Cross-referencing the name Tadanobu Asano, while walking into the theatre at TIFF to watch his latest, tells me that his films and I have crossed paths fifteen times. He is hardly my favourite Japanese actor with names like Hara Setsuko, Chishu Ryu, Sugimura Haruko, Yu Aoi, Kase Ryo, Ayase Haruka and Mifune Toshiro taking precedence, but he is arguably the best-known Japanese actor in Canada, and elsewhere outside Japan, given his role in the Thor movies and the nonsensical American version of 47 Ronin. He is a good actor nonetheless whose impassive mannerism is likely his trademark by now. These facts are coincidental given how he starred in another premier at the Toronto International Film Festival in 2015 in a film called Journey To The Shore and that he is again strong and impassive at another premier at TIFF in 2016 with Harmonium (Fuchi Ni Tatsu in Japanese or 'Standing On The Edge' a name which has a literal meaning here). This is why the above is interesting because he fits his role here quite well. The film germinated in the writer/director's mind in 2006 and began to become reality three years ago. Whereas in Journey To The Shore Asano intruded upon his own family, this year in Fukada Koji's North American premier the actor does the same to a friend's family. The said man, with whom he shares a past, the attention-starved clueless and Christian wife and their daughter are average and unwanting until the arrival of the impassive new character sows the seeds of change and shatters the still. As audience members we are primed for a surprise of course and it does arrive, albeit clocking at two hours and being characteristically Japanese of a film the turn is not upon us ever too swiftly or completely. Shot mainly in Tokyo, Harmonium - which won some kind of an award at Cannes if anyone cares - is as eccentric a family drama as the bedlam that is Tokyo Sonata and, given all its coincidences, as unlikely as the aforementioned Journey To The Shore, but still leaves one interested in the here and now for itself and for other works by Fukada in the future. Before the film began rolling the director was on stage hoping the audience would still be there once the movie had ended and he would be back on stage again for Q&A and deservedly his wish came true. Nonetheless, he is Japanese and those looking for definitive conclusions may be disappointed - not to mention how the director himself claimed to be unaware of the solution to the intriguing ending.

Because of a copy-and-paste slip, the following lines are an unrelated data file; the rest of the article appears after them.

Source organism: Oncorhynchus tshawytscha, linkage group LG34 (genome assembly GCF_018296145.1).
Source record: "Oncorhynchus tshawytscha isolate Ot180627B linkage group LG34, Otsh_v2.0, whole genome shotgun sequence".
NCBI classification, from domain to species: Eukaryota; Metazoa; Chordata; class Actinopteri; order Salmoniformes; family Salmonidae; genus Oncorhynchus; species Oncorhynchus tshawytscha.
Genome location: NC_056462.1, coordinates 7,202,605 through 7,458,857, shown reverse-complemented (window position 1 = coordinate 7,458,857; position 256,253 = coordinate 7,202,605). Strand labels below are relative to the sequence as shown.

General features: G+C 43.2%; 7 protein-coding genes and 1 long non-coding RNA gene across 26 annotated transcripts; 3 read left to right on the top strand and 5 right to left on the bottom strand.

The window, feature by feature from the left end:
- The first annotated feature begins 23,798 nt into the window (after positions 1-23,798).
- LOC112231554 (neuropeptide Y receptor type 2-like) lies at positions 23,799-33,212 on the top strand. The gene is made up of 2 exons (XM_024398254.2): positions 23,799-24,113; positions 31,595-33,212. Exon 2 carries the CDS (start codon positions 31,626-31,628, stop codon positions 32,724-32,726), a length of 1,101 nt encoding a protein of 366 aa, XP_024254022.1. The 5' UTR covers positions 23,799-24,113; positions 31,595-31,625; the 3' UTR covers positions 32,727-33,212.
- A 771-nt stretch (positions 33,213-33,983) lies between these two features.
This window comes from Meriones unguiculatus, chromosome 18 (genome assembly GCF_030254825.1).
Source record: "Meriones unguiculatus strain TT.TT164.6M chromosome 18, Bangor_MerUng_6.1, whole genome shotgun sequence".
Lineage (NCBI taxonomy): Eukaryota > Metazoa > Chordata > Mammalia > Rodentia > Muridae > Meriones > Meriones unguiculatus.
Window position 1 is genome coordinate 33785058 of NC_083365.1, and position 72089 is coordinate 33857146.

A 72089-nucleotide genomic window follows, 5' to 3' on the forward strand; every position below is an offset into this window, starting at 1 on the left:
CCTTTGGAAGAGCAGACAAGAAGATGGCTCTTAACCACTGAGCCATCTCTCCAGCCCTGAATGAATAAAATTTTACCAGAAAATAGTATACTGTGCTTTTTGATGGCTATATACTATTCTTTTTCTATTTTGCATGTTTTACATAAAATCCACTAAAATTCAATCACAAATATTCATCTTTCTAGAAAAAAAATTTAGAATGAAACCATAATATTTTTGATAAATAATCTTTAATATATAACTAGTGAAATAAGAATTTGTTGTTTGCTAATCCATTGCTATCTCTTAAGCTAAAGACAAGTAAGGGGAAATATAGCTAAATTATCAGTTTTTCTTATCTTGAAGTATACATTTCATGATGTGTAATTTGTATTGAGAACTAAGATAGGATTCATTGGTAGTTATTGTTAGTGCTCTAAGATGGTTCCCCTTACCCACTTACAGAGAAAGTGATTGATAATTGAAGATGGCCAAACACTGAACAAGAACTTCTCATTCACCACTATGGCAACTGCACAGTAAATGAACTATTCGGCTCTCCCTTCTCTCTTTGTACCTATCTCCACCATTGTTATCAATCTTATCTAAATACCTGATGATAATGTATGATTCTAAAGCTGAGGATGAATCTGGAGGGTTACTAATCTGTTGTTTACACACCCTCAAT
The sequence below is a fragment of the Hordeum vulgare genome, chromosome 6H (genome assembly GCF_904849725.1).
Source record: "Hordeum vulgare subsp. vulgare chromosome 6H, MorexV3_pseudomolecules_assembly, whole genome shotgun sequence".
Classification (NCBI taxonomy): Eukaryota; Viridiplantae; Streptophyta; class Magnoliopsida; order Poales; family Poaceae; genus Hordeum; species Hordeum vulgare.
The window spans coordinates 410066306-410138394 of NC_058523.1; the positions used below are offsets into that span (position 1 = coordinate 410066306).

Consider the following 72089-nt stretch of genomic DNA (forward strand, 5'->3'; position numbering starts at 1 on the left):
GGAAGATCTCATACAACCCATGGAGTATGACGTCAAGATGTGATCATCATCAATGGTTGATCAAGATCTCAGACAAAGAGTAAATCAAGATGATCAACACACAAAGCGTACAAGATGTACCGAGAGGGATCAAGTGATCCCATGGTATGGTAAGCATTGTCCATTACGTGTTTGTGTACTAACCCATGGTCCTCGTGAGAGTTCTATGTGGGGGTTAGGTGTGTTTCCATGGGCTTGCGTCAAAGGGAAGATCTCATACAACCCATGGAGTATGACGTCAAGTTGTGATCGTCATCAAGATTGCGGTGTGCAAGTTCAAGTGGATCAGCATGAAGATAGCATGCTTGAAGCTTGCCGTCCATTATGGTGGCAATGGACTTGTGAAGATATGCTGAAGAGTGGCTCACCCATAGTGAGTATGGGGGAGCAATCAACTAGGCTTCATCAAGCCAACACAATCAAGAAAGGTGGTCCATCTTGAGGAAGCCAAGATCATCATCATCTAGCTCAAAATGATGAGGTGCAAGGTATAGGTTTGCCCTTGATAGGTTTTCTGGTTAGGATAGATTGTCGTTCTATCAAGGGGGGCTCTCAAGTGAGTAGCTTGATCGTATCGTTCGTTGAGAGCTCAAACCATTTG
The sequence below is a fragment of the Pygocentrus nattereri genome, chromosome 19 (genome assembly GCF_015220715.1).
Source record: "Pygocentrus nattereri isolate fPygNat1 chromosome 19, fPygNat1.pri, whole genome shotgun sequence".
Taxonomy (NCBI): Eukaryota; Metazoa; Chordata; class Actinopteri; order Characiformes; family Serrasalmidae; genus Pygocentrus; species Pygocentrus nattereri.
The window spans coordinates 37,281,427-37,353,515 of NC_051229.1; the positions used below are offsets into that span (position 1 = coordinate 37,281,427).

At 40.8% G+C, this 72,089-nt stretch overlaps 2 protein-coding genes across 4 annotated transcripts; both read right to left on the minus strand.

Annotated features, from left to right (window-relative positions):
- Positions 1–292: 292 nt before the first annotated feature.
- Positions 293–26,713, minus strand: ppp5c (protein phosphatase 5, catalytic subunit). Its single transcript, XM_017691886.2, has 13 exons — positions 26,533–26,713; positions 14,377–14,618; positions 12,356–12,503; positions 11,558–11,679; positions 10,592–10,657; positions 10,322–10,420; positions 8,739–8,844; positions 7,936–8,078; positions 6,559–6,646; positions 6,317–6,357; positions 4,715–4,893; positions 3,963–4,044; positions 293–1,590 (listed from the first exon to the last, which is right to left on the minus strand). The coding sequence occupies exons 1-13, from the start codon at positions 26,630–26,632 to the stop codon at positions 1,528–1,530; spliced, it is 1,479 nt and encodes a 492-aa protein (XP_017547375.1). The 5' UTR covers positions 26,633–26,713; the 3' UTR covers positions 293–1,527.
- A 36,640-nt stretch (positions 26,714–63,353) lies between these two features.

Toshio hires Yasaka in his workshop. This old acquaintance, who has just been released from prison, begins to meddle in Toshio's family life.
June 15, 2020